The Papal Assassin’s Ties

Thomas Joscelyn has a fascinating article in the April 7 Daily Standard, “Crime of the Century: How the Elite Media and the CIA Failed to Investigate the 1981 Papal Assassination Attempt“:

A stunning revelation buzzed throughout Italy last week. According to two Italian newspapers, German government officials had found proof that the Soviet Union ordered the May 13, 1981 assassination attempt on Pope John Paul II. The recently discovered documents — which are mainly correspondences between East German Stasi spies and their Bulgarian counterparts — reportedly discuss the Soviet assassination order as well as efforts to cover-up any traces of involvement by Bulgaria’s spooks.If the documents are as advertised, then they put an end to one of the great whodunits of the 20th century. The U.S. media has all but ignored this incredible story; which isn’t, actually, much of a surprise.

Indeed, the elite media in this country never wanted to investigate the threads of evidence pointing to Bulgarian, and thus Soviet, involvement. What is surprising, however, is that in one of the greatest U.S. intelligence failures of all-time, neither did the CIA….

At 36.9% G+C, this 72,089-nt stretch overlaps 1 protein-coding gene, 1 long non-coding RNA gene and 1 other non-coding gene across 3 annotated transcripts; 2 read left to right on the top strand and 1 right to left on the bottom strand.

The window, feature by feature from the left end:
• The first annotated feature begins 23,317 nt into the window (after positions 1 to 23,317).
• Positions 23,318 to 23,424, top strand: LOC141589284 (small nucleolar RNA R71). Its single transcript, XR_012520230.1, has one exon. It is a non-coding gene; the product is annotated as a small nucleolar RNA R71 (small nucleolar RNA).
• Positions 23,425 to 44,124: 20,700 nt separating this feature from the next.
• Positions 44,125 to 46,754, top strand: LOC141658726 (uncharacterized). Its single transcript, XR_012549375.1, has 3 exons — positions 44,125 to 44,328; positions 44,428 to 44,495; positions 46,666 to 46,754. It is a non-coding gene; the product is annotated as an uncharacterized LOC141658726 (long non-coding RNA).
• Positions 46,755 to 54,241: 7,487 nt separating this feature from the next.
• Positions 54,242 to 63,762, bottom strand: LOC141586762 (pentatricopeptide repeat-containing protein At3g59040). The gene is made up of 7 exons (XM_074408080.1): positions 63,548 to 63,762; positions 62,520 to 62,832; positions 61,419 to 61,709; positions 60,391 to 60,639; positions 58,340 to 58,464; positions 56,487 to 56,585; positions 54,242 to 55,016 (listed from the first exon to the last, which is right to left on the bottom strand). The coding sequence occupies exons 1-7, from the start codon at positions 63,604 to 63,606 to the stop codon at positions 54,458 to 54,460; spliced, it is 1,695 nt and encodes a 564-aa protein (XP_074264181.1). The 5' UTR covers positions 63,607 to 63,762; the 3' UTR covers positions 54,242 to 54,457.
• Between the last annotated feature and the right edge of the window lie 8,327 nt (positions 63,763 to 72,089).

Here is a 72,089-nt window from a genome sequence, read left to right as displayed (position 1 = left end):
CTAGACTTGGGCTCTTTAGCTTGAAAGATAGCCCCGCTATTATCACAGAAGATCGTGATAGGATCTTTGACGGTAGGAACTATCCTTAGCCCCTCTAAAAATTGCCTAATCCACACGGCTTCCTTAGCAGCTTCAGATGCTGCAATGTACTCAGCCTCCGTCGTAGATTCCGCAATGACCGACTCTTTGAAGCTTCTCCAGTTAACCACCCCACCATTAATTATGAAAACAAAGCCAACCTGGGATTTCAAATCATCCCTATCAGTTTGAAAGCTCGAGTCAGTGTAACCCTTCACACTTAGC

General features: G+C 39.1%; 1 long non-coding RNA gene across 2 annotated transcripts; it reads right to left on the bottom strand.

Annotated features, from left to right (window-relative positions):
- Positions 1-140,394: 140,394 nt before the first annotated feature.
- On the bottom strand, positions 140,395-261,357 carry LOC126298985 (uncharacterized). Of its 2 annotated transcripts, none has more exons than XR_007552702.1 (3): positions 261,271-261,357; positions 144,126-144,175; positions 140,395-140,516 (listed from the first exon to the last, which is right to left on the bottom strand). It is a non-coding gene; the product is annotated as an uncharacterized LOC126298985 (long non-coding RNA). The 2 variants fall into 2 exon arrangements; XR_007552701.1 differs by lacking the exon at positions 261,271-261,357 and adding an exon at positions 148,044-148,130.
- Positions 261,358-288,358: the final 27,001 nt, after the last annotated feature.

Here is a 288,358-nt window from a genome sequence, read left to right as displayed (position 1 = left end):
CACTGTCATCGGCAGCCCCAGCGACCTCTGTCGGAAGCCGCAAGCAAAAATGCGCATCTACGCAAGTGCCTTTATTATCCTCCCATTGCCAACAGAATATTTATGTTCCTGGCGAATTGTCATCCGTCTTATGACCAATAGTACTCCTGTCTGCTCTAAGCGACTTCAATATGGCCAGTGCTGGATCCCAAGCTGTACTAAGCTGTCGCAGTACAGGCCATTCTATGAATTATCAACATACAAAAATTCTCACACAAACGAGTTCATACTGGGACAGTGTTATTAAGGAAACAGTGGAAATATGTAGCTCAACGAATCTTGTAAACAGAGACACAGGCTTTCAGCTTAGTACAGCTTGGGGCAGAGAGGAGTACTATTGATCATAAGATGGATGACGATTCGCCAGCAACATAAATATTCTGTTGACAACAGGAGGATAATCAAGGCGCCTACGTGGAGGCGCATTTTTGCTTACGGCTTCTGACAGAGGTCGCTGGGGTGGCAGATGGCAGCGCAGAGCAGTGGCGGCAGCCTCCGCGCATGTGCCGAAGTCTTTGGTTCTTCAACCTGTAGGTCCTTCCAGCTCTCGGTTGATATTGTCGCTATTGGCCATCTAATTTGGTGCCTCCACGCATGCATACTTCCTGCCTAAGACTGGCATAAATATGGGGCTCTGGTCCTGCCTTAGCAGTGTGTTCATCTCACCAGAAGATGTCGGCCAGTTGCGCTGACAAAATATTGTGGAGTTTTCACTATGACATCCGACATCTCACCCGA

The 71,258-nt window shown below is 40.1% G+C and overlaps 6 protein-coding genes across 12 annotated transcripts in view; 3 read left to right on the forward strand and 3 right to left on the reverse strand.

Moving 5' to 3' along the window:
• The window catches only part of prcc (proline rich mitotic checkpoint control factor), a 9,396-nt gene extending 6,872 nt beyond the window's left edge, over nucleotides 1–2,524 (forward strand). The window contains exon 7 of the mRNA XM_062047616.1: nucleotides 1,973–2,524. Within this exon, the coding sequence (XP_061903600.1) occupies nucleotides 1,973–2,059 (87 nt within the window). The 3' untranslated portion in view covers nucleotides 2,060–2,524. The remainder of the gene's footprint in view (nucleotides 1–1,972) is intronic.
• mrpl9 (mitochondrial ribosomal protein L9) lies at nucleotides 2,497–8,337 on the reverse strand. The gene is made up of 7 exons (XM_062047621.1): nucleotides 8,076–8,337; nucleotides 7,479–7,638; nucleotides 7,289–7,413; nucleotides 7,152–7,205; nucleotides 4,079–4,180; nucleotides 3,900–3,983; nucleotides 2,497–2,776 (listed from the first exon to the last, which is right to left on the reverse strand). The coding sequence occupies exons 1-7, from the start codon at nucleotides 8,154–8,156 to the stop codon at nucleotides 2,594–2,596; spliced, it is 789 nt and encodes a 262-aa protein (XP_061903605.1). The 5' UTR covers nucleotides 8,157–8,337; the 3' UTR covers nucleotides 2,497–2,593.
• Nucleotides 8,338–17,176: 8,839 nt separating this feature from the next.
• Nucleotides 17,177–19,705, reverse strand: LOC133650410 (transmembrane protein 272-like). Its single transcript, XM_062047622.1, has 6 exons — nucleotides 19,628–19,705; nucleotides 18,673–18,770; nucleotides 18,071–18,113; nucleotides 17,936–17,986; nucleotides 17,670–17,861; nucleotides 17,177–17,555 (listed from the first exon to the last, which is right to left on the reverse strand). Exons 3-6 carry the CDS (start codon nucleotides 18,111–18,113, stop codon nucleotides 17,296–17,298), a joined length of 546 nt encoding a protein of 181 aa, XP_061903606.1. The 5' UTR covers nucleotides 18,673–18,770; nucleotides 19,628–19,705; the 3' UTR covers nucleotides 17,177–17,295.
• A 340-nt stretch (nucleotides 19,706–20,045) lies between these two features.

The article goes on to ferociously indict the New York Times, Washington Post, Los Angeles Times and others for, in effect, covering up the would-be papal assassin’s true ties.This article is especially interesting to me when it goes on to laud two other publications, Reader’s Digest and Commentary, for their coverage in 1982-83 (articles by Claire Sterling and Michael Ledeen, respectively). At the time, The National Center for Public Policy Research was in its infancy, but we spent what was to us a small fortune mailing reprints (the official, paid-for reprints, not copyright-violating photocopies) of both articles to the mainstream press, editorial writers, Congressmen and conservative campus activists (who received copies in bulk for distribution on campuses). Our effort was intended not only to be educational about the events themselves, but to make it less politically incorrect for investigators to take a possible Soviet connection seriously.

We essentially got nowhere. (Such was the state of affairs for conservatives trying to influence the press before the explosion of talk radio and popularization of the Internet.) Given the tremendous significance of the issue, we found it extremely frustrating at the time.

It is good to see that, after almost a quarter century, the truth finally is getting out.

Read the whole thing here.

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